American Civil War in the News is a edited review of American Civil War related news and articles, providing collection of hand-picked 1861-1865 era history.

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WWII

General Ulysses S. Grant


Latest hand-picked Civil War news and articles.

Ulysses S. Grant's last surviving great grandson dies at 91
Ulysses S. Grant, V, the last surviving great grandson of the 18th American President, Ulysses S. Grant, has passed away in his Battlefield, Missouri home, near to the Wilson Creek Battlefield. Grant moved to Battlefield in his later years becoming the family historian inheriting numerous historical artifacts from his grandfather, Jesse Grant, President Grant's youngest son
(washingtontimes.com)

U. S. Grant: American Hero, American Myth by Joan Waugh (Book review)
The decline of Ulysses S. Grant's fame into that of a figure almost vilified by later historians is an American injustice, his biographer says. History professor Joan Waugh explores both Grant - as a Civil War hero - and his tarnished image in "U.S. Grant: American Hero, American Myth." Waugh, who spent 10 years researching her 400-page book, explains: "He was a huge hero.. Grant was front and center in the American imagination from the Battle of Fort Donelson in 1862 until his death. He was the first president elected to 2 terms since Andrew Jackson, and he was the first ex-president to go on a world tour."
(saratogian.com)

Ulysses S. Grant letters found in museum archives in Freeport
As museum director for the Stephenson County Historical Society in Freeport, one of Ed Finch's duties is keeping track of all the items received at the museum. While browsing through a safe at the museum, he ran across documents in a box which had been untouched for some time. As he looked at the contents of the box, a small sheaf of papers got his attention. "I thought Wow!" In his hands were letters written by Ulysses S. Grant. One of the letters, to Union General William Tecumseh Sherman, is lengthy and discusses Grant's plans to move against Confederate forces in Mississippi.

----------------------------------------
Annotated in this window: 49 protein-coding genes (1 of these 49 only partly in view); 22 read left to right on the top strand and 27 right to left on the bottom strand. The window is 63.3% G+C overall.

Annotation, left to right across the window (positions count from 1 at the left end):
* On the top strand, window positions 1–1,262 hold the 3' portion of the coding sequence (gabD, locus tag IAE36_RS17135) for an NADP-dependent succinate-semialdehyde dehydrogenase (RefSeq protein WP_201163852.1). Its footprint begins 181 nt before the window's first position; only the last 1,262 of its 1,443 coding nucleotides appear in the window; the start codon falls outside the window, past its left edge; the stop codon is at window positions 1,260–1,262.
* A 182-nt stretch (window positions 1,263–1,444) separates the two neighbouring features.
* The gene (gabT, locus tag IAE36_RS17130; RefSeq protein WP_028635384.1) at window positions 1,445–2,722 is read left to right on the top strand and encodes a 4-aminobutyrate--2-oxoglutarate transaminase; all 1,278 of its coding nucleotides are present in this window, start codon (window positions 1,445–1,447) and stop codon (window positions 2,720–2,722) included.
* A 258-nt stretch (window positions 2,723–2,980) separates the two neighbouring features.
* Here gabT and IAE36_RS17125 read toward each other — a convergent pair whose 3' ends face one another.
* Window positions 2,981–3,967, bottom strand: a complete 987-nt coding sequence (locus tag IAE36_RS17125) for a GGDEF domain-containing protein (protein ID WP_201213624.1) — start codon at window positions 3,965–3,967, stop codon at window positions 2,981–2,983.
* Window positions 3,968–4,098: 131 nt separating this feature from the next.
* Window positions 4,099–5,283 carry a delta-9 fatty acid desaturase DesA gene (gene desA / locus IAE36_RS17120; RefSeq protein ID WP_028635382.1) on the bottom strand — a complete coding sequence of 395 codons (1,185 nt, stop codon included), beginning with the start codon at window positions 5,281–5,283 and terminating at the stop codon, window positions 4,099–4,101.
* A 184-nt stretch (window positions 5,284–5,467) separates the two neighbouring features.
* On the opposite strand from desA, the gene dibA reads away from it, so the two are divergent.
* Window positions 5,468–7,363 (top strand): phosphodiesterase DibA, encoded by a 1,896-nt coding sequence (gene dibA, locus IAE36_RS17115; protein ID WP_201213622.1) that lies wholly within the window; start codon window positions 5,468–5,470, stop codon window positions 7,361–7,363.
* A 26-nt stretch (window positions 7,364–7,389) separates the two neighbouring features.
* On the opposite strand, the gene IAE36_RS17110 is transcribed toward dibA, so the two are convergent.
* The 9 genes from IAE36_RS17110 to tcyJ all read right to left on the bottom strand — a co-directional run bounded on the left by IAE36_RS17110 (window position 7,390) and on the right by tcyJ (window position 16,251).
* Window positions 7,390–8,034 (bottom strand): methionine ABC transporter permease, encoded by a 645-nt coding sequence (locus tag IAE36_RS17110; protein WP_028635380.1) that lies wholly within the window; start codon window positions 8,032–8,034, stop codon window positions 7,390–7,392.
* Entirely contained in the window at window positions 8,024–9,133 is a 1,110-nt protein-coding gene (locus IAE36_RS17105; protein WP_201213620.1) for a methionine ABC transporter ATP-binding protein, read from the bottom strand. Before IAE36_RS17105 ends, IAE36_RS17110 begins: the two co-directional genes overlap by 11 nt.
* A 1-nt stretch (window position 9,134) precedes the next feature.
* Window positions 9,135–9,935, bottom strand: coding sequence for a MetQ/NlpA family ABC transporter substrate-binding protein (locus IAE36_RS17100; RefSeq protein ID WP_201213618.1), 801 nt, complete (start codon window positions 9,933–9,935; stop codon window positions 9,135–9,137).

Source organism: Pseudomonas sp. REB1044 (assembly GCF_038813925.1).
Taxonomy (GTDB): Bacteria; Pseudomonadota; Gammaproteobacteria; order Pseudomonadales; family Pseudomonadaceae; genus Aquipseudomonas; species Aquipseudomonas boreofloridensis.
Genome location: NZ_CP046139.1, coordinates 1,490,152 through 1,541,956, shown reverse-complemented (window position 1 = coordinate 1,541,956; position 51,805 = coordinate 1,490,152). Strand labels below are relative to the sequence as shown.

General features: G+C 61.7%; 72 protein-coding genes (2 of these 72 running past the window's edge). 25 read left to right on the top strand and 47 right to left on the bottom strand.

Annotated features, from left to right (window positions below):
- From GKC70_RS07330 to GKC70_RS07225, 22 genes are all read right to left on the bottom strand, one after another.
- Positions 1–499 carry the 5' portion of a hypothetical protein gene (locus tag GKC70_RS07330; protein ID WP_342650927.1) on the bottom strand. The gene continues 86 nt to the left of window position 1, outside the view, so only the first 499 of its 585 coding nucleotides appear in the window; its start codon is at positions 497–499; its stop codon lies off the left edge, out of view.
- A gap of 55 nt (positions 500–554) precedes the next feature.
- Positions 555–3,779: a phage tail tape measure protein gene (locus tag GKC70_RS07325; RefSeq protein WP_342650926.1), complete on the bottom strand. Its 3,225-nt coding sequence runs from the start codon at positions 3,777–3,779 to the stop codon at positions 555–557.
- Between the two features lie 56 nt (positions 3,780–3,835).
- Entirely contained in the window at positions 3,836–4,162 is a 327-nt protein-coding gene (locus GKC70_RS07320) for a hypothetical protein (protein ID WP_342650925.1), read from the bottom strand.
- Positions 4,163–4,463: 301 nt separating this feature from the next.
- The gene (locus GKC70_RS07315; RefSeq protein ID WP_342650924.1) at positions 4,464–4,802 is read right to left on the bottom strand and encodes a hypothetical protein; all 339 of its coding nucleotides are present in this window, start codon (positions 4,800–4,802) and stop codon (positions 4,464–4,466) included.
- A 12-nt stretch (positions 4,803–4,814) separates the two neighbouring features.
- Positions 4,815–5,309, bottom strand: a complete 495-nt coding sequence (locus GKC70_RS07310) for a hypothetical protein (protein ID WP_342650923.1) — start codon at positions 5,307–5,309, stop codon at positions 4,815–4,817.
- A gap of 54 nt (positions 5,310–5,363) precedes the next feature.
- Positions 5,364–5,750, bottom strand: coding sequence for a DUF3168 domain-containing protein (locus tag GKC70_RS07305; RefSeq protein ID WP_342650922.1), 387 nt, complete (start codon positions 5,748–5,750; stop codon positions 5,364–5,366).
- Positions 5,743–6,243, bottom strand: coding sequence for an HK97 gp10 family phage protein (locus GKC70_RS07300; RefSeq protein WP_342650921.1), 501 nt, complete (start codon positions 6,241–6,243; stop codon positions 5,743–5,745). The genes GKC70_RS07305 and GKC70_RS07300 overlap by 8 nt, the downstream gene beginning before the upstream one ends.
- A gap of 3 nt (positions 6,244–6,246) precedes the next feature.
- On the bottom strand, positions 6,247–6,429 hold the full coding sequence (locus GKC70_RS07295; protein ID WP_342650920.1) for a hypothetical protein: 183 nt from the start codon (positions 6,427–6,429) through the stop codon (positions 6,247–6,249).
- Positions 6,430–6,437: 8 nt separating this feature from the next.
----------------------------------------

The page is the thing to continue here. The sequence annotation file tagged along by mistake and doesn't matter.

(mysuburbanlife.com)

U. S. Grant: American Hero, American Myth by Joan Waugh (book review)
"Why did Grant's star shine so brightly for Americans of his own day, and why has it been eclipsed so completely for Americans since at least the mid-twentieth century?" Though there can be no definitive answer, but history professor Joan Waugh explores some good reasons. Grant was widely recognized during the war by his troops and residents of the Union, and after Appomattox by many Southerners, who were thankful for his generosity toward Southern soldiers and officers at the surrender and for his attempts as president to reconcile the former enemies and reunite the nation.
(washingtonpost.com)

Auburn University obtains surrender letter Ulysses S. Grant wrote to Robert E. Lee
A rare letter from Union General Ulysses S. Grant to Confederate General Robert E. Lee details the surrender of Lee's Army of Northern Virginia and setting the stage for the end of the Civil War. The handwritten letter (April 10, 1865) is a copy Grant made of a letter he wrote to Lee after Lee formally surrendered at Appomattox. Grant calls on Confederate forces to give up artillery and pledge their loyalty to the U.S., but says that officers can keep side arms and all of the soldiers can return to their homes "not to be disturbed by the United States authorities as long as they observe their Parolle & the laws inforced where they reside."
(al.com)

Vicksburg 1863 by Winston Groom [book review]
The 5 maps included in Groom's account of the Union campaign to grab the Confederacy's Mississippi River stronghold of Vicksburg all but tell that story just by themselves. The maps reveals 5 of General Ulysses S. Grant's 8 failed efforts to grab the city. Including digging a canal to cut off the river's turn under the Confederate guns on Vicksburg's bluffs and advances through the bayous north and south of the city. There also were efforts by the Union's ironclad fleet to run the gauntlet of the guns. The eighth attempt, a 200-mile loop through the rivers and bayous north of the city, was "one of the strangest wartime expeditions in naval history."
(boston.com)

Ulysses S. Grant marches south again - Or at least his archives
The University of Virginia has Thomas Jefferson, Columbia University has Alexander Hamilton. And for 40 years, Southern Illinois University had Ulysses S. Grant. But that came to an end when the Carbondale campus was forced to let go the world's largest collection of Grant papers. After a almost yearlong conflict with the school, the Ulysses S. Grant Association, which owns the material, relocated almost 100 file cabinets (300,000 items) with documents and memorabilia to Mississippi State University. No one will talk on the record about what provoked the move.
(chicagotribune.com)

General Ulysses S. Grant expels Jews from war zone Dec. 17, 1862
On Dec. 17, 1862 Ulysses S. Grant (1822-1885) released an order during the American Civil War expelling Jews from a large region occupied by the Union Army. Having taken charge of trading licenses, Grant accused Jewish community of illegally trading in black-market cotton. Grant`s order demanded all Jews to leave the region within 24 hours or face imprisonment. Union officers began to force Jewish families out of their homes with only what they could carry. Grant came under the influence of the Union armies` general-in-chief Henry Halleck, who linked "traitors" with "Jew peddlers." At one point Grant called "the Israelites" as "an intolerable nuisance."
(politico)

Men Of Fire: Grant, Forrest and the Campaign that Decided Civil War   (Article no longer available from the original source)